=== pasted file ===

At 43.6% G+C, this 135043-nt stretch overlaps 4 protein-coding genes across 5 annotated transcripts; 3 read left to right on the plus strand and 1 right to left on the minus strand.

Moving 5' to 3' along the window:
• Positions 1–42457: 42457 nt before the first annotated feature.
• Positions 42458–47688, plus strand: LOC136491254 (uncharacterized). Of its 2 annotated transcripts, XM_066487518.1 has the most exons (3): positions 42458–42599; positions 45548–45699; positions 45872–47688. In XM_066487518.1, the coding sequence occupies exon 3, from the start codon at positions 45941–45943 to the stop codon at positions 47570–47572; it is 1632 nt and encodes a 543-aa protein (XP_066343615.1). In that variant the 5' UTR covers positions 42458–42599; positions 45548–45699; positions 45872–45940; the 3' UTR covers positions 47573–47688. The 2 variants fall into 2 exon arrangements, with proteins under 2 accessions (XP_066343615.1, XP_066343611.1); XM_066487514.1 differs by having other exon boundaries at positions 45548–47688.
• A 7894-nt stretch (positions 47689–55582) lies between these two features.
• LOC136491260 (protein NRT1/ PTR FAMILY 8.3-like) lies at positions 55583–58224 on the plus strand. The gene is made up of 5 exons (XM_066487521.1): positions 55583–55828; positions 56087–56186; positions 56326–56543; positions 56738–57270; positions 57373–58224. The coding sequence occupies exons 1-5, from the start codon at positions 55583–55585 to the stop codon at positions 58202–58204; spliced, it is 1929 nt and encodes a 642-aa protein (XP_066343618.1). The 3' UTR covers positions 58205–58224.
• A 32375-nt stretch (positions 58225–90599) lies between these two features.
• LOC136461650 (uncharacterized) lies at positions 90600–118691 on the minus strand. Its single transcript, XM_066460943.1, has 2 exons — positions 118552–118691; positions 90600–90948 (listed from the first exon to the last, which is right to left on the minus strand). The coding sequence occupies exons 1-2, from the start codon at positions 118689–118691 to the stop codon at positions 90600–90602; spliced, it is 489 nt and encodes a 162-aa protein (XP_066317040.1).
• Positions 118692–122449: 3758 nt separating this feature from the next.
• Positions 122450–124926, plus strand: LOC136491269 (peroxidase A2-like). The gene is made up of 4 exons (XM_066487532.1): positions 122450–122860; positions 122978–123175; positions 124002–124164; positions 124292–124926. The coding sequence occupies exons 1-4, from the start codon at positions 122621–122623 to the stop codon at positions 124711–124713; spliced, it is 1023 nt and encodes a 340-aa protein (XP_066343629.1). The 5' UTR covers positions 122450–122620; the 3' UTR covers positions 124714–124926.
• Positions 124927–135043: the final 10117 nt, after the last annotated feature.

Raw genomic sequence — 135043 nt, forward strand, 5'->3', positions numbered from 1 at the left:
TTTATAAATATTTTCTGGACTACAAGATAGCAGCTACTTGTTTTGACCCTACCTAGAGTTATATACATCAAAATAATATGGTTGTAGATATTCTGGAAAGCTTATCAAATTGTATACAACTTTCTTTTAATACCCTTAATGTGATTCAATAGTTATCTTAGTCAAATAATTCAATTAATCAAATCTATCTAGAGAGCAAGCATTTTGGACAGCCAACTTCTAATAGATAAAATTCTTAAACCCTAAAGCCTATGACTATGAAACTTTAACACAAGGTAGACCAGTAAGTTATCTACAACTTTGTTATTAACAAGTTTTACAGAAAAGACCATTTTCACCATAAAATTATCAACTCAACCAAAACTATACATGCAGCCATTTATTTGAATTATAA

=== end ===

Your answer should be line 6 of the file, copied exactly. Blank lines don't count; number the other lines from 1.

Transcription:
• LOC136491260 (protein NRT1/ PTR FAMILY 8.3-like) lies at positions 55583–58224 on the plus strand. The gene is made up of 5 exons (XM_066487521.1): positions 55583–55828; positions 56087–56186; positions 56326–56543; positions 56738–57270; positions 57373–58224. The coding sequence occupies exons 1-5, from the start codon at positions 55583–55585 to the stop codon at positions 58202–58204; spliced, it is 1929 nt and encodes a 642-aa protein (XP_066343618.1). The 3' UTR covers positions 58205–58224.